“In a time of deceit telling the truth is a revolutionary act.”
It’s June, 2018, and Nature is booming and burgeoning to a level not seen in my lifetime. Since that statement directly refutes our State Religion, which holds that “Poor Mother Gaia is Dying, Crushed by the Virus-Like Burden of Mankind”, I’ve appended two current news accounts below to support it.
Both involve record fish. The biggest fishes in the history of all fishing for fish.
In the first article, they note that “The previous record walleye was a fish from Wood Lake landed by Blair Chapman of Minnewaukan in January 1959.”
Where they give you the date, but hedge by carefully making no mention at all of the weight.
The story continues:
“Many anglers believed that wasn’t the true record — that Chapman didn’t catch the fish but instead found it dead, or that it wasn’t as big as claimed.”
The second story is headlined “Largest swordfish ever caught in Australia may miss out on record due to fishing association requirements.”
There are a lot of examples of similar record-negating behavior in this thread, which has been documenting the same subjects for the last four years, now.
Why would the authorities be anti-record? Why would they want to obfuscate and negate fish records? I believe it’s because study of the subject signals the influence of etheric or subtle energy in the growth of living organisms, and exposes the long, slow, inexorable battle against life perpetrated by the barely-closeted Death worshippers who have ruled us from the shadows all the way back to Babylon, and before.
You’ve been studiously assured by those authorities that the Ether does not exist. The authorities that jailed Wilhelm Reich, killed Reich in jail, and burned his books.
We’re reaching a point where the slow, steady, widespread and ever-increasing distribution of simple, inexpensive Orgonite devices has undone the malefic work of their “Great Work of Ages”, the building and never-ceasing expansion of a network of Death energy, what Reich called “Dead Orgone Radiation”. It flows in power lines, through the air in WiFi, through the Earth’s energy grid from monument to monument.
The authorities have a different explanation for what’s causing the booming and burgeoning of life to levels not seen in my lifetime:
“Fishing in the Missouri River system has been good in recent years due to healthy populations of larger bait fish.”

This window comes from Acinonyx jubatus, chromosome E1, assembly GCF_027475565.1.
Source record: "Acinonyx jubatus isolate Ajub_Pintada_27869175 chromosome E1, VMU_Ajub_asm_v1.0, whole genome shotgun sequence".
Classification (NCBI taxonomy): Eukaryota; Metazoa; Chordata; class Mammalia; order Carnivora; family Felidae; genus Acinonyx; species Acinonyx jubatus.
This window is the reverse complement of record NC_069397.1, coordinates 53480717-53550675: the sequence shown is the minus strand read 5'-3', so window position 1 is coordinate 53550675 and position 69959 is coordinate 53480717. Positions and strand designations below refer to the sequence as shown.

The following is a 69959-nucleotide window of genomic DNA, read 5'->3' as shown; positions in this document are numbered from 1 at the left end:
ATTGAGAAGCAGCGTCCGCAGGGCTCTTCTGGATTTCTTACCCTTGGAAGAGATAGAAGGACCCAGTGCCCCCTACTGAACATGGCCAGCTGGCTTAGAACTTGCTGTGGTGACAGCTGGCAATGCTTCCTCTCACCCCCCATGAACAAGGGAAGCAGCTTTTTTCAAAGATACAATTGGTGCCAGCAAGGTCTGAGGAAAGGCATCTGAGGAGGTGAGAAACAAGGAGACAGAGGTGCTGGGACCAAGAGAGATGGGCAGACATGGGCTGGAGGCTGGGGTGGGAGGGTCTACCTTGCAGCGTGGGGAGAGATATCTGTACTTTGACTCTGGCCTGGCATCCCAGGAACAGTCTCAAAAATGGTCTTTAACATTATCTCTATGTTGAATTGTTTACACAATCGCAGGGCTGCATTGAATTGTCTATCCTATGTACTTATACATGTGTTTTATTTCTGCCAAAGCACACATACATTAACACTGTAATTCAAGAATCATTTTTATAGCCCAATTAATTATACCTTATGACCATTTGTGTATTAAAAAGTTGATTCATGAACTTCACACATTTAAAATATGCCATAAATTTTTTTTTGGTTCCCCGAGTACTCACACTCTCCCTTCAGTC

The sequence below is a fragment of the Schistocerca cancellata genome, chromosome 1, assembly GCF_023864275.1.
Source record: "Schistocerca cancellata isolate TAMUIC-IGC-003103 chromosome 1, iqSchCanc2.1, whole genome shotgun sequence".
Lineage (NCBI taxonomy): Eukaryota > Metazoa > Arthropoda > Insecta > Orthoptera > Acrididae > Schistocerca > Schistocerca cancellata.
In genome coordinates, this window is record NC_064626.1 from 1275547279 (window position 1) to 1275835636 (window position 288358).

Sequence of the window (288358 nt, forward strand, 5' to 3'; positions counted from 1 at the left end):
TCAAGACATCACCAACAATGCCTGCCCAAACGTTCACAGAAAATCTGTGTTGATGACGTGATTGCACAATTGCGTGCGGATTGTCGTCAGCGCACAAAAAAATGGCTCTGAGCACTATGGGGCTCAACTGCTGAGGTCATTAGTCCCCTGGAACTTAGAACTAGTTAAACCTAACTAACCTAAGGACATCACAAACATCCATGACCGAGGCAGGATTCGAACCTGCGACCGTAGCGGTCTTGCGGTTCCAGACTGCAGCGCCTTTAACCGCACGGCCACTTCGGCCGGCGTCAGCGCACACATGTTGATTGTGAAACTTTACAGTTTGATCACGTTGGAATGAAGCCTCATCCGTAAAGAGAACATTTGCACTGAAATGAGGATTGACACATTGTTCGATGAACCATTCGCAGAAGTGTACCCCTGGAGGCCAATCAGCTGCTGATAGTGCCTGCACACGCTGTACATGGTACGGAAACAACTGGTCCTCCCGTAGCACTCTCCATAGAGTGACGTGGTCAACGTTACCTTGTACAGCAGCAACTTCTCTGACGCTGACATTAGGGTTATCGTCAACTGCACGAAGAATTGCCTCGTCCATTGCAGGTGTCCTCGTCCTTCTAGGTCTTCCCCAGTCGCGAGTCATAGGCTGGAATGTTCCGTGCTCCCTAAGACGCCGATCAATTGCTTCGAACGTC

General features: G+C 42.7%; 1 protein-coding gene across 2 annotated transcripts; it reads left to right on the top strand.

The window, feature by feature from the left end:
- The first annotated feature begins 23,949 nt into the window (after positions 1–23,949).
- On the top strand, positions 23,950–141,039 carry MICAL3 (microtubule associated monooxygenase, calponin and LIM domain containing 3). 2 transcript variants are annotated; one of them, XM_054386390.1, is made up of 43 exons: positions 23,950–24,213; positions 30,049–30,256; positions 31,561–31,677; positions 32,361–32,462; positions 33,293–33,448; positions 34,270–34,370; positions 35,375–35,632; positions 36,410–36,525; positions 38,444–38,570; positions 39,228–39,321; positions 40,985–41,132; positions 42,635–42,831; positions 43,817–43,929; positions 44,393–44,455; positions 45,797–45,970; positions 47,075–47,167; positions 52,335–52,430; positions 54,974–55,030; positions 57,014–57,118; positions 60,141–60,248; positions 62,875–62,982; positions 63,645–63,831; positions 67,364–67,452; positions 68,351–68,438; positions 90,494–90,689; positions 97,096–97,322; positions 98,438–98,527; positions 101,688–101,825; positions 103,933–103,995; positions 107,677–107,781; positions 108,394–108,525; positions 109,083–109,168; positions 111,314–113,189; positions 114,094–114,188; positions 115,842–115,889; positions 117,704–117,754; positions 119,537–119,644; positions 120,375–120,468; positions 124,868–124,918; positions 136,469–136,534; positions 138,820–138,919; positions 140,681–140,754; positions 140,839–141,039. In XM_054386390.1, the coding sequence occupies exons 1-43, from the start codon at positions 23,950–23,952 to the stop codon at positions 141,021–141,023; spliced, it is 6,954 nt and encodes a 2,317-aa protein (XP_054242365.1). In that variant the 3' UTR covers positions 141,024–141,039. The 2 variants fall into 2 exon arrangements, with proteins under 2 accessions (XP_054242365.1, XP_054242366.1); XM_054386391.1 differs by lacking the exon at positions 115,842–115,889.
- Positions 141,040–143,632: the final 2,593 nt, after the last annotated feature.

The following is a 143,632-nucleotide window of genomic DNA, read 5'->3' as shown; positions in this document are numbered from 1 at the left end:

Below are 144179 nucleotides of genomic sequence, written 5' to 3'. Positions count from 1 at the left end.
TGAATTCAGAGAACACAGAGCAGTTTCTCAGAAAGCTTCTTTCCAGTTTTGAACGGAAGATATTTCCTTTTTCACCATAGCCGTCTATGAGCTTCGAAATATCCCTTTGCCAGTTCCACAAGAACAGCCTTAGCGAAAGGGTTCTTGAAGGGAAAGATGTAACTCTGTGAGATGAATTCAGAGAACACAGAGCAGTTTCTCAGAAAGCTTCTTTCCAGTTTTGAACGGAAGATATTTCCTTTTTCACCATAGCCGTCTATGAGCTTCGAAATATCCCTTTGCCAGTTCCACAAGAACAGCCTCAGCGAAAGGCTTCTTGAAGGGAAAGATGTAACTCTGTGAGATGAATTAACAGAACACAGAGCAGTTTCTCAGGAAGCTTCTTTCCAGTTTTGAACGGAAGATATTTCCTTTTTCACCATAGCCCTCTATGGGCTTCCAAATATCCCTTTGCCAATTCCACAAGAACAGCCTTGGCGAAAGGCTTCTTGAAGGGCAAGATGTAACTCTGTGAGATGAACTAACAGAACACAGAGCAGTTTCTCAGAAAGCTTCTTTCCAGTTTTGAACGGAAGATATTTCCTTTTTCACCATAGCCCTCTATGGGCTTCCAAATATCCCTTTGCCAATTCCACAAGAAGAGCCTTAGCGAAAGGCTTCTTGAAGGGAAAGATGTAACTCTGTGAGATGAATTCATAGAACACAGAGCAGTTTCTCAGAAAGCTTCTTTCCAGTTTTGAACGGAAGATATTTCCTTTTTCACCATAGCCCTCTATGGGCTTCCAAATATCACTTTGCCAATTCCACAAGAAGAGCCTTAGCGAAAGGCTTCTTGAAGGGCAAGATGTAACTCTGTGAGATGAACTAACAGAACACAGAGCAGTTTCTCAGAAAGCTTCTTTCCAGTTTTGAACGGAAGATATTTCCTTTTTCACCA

The misdirection is clear – that is, if one is smarter than a fifth grader. I’m sorry if I have offended any fifth graders with that statement.
The world is changing, has changed, permanently, and the great, epochal positive changes that are underway at every level of our reality are only going to further increase in speed and magnitude. The world is going back to the way it used to be.
May 23, 2018 – Whopper walleye breaks North Dakota’s longest-standing fish record
North Dakota’s record for largest walleye caught by a recreational angler had stood for nearly six decades. In about a minute, Neal Leier bested it.
Leier was fishing Friday with his brother and uncle on the Missouri River when he hauled in a 15-pound, 13-ounce walleye near the Fox Island boat ramp.
“My brother said, ‘There’s some fish down there,’ so I grabbed a plastic (bait), threw the line in, and boom!” Leier said. “It hit, and it hit hard, but it didn’t fight a lot. Took me about a minute to bring it in. It just drug in like a log.”
Leier’s whopper broke North Dakota’s longest-standing fish record, according to the state Game and Fish Department. The previous record walleye was a fish from Wood Lake landed by Blair Chapman of Minnewaukan in January 1959.
Many anglers believed that wasn’t the true record — that Chapman didn’t catch the fish but instead found it dead, or that it wasn’t as big as claimed. There were no state-certified scales at the time, and no photos exist of the fish. Chapman’s son, Blair Chapman Jr., in the past has publicly said that the fish was found dead. The family told The Associated Press in 2014 that it was no longer interested in discussing the story.
Leier’s lunker is among 17 state-record fish caught on North Dakota waters since the turn of the century, Game and Fish records show. Eleven of the records have been set in just the past seven years. Greg Power, fisheries chief for Game and Fish, attributes the windfall of whoppers to more anglers and more fishable waters in the state due to recent wet years and stepped-up fish stocking efforts.
Other large walleyes have been caught in North Dakota in recent years. Alecia Berg, of Minot, caught a 15-pound, 4 ounce whopper at the Garrison Dam Tailrace in 2011. Leier said his brother, Leon, caught a 15 pound, 1 ounce fish on the Missouri River just a few weeks ago. State fisheries crews in North Dakota and South Dakota have caught 17-pound walleyes in nets recently, according to Power.
Fishing in the Missouri River system has been good in recent years due to healthy populations of larger bait fish.
“There are a lot of cisco and shad feeding those (walleye),” Power said. “Which are bigger forage, and lead to bigger walleye.”
May 31, 2018 – Largest swordfish ever caught in Australia may miss out on record due to fishing association requirements.